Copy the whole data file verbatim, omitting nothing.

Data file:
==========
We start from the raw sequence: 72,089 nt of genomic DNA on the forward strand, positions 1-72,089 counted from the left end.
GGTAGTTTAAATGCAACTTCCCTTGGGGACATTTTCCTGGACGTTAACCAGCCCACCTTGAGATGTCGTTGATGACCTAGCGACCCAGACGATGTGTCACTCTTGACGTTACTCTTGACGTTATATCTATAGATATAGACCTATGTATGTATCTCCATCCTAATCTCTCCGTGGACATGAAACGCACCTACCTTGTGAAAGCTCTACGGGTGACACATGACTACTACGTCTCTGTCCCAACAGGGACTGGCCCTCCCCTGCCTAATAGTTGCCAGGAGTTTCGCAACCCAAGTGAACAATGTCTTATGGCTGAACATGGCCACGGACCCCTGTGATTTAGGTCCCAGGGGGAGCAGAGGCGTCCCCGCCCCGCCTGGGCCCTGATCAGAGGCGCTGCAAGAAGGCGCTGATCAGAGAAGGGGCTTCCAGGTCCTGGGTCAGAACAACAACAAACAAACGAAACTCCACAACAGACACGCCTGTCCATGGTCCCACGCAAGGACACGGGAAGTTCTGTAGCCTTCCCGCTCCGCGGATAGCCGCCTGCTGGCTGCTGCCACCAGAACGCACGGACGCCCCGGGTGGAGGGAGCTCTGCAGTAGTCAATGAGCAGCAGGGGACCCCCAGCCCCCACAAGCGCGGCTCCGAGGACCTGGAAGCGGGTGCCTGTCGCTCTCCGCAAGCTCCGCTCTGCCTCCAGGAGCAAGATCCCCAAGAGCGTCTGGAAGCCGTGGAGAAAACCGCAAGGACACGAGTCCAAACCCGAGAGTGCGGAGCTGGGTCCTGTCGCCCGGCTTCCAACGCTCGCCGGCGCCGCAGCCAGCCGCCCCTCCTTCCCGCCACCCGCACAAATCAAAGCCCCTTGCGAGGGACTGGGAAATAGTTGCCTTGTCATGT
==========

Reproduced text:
We start from the raw sequence: 72,089 nt of genomic DNA on the forward strand, positions 1-72,089 counted from the left end.
GGTAGTTTAAATGCAACTTCCCTTGGGGACATTTTCCTGGACGTTAACCAGCCCACCTTGAGATGTCGTTGATGACCTAGCGACCCAGACGATGTGTCACTCTTGACGTTACTCTTGACGTTATATCTATAGATATAGACCTATGTATGTATCTCCATCCTAATCTCTCCGTGGACATGAAACGCACCTACCTTGTGAAAGCTCTACGGGTGACACATGACTACTACGTCTCTGTCCCAACAGGGACTGGCCCTCCCCTGCCTAATAGTTGCCAGGAGTTTCGCAACCCAAGTGAACAATGTCTTATGGCTGAACATGGCCACGGACCCCTGTGATTTAGGTCCCAGGGGGAGCAGAGGCGTCCCCGCCCCGCCTGGGCCCTGATCAGAGGCGCTGCAAGAAGGCGCTGATCAGAGAAGGGGCTTCCAGGTCCTGGGTCAGAACAACAACAAACAAACGAAACTCCACAACAGACACGCCTGTCCATGGTCCCACGCAAGGACACGGGAAGTTCTGTAGCCTTCCCGCTCCGCGGATAGCCGCCTGCTGGCTGCTGCCACCAGAACGCACGGACGCCCCGGGTGGAGGGAGCTCTGCAGTAGTCAATGAGCAGCAGGGGACCCCCAGCCCCCACAAGCGCGGCTCCGAGGACCTGGAAGCGGGTGCCTGTCGCTCTCCGCAAGCTCCGCTCTGCCTCCAGGAGCAAGATCCCCAAGAGCGTCTGGAAGCCGTGGAGAAAACCGCAAGGACACGAGTCCAAACCCGAGAGTGCGGAGCTGGGTCCTGTCGCCCGGCTTCCAACGCTCGCCGGCGCCGCAGCCAGCCGCCCCTCCTTCCCGCCACCCGCACAAATCAAAGCCCCTTGCGAGGGACTGGGAAATAGTTGCCTTGTCATGT